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    Hey I work on that.

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      One thing I’m curious about is the handling of endianness. The wire format docs say that FIDL is little-endian only, but the IPC protocols I’m used to (D-Bus, FUSE) are either native-endian or have a header flag.

      Furthermore, the decoding step describes how to transform some content (pointers, handles) but nothing about swapping endianness of integers, which makes me think that the in-memory representation of a “decoded” message would also be little-endian in all cases (i.e. it’s not just a matter of encoded bytes “on the wire”).

      Is this correct? If so, it seems strange given that it completely locks out big-endian platforms like s390 or Power.

      The reason I ask is that FIDL seems like a good foundation for a general-purpose IPC protocol (similar to gRPC’s role for RPC). I have some vague interest in exploring it as a replacement for the FUSE protocol, but the endianness limitation would prevent it from ever being accepted into a mainstream kernel such as Linux or FreeBSD.

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        FIDL was initially defined as being native endian but it’s only used on little endian machines and we don’t have any practical ability to put it on big endian machines for testing. In practice the implementations of FIDL probably only work correctly on little endian machines. This meant that our implementations were probably violating the spec but we lacked any way to test this or fix it. The answer was to tighten the spec to what we have the ability to test. This change was written up: https://fuchsia.dev/fuchsia-src/contribute/governance/rfcs/0030_fidl_is_little_endian

        The endianness bugs are almost certainly simple and would be caught by our extensive encoding test suites, if they could run on big endian machines. I imagine the spec could be relaxed if it became practical to make the assertion with a straight face.

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      Back when I was working on fuchsia (to be very clear: I was not a significant contributor to it), FIDL was one of those concepts that I really wish could be adopted for more systems, but of course existing systems are somewhat stuck because everything is misery once you have existing software.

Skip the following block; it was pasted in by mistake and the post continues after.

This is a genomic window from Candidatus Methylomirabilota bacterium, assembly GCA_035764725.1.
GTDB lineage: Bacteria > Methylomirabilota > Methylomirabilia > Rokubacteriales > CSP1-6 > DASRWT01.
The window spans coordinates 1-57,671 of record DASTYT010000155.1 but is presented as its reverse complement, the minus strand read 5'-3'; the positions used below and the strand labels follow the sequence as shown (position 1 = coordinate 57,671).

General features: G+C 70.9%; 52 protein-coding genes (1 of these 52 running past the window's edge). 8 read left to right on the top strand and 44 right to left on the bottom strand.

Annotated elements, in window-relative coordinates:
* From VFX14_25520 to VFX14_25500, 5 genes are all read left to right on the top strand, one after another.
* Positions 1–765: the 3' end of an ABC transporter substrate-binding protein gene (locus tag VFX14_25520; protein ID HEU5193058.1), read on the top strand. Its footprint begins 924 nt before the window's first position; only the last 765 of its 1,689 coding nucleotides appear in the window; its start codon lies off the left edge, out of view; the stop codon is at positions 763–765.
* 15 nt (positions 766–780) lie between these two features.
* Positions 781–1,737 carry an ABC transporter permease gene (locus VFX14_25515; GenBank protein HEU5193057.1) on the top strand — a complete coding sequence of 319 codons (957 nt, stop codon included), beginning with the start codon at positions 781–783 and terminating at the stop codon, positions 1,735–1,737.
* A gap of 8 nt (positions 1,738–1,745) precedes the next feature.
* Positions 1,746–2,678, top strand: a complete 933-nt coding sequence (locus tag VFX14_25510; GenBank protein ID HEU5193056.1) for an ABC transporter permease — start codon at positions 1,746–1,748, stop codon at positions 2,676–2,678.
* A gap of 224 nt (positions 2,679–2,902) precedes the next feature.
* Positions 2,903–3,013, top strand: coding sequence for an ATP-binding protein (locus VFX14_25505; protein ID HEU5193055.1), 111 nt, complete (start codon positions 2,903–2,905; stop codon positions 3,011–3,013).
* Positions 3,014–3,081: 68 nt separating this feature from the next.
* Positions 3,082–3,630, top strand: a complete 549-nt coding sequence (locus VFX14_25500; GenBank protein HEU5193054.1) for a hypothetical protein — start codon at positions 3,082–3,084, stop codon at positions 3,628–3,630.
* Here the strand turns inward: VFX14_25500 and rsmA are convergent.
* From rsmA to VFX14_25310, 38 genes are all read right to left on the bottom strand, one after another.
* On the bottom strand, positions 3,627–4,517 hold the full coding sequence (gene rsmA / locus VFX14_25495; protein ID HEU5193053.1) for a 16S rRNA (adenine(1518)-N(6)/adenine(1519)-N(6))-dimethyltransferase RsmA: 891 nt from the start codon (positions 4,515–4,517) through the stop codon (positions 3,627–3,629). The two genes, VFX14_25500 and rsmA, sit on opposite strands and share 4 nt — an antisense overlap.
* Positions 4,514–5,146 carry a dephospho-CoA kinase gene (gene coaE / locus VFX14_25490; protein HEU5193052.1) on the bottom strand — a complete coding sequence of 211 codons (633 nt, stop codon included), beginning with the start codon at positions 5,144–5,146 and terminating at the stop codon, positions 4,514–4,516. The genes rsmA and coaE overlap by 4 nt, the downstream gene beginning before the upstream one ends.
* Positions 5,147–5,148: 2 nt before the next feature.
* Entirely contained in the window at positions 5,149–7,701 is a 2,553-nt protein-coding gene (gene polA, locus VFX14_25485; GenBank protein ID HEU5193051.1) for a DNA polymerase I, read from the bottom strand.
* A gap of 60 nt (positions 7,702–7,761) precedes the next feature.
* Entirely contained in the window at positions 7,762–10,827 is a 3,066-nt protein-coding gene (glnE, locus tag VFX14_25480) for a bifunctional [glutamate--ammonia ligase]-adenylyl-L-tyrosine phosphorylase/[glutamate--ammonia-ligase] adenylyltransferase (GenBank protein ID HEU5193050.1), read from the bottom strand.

That said better support for structured cross process messaging would be nice - Mac/iOS has XPC but it’s fairly heavy for small amounts of non-object data, and kind of annoying to use, and prone to security problems (object serialization continues to be hard)

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        Darwin has always had lower-level Mach messaging, which has its own IDL (MIG). I used a little back in 2006 or so; it worked well, it was just poorly documented. It seemed like Apple didn’t expect developers to use it (this was before XPC, but you could use DistributedObjects over a local pipe.)

        One of the cool things about Mach messaging is that it’s capability-based. Mach ports (i.e. stream handles) can be passed through an IPC call, making them secure capabilities.

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          FIDL is similarly capability based. Communication happens over channel handles and handles can be passed in messages.

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            I always forget MIG. I feel like the core problem with MIG wasn’t the concept, but rather the API. The object ownership semantics were non-trivial and have been the cause of many security bugs over the years.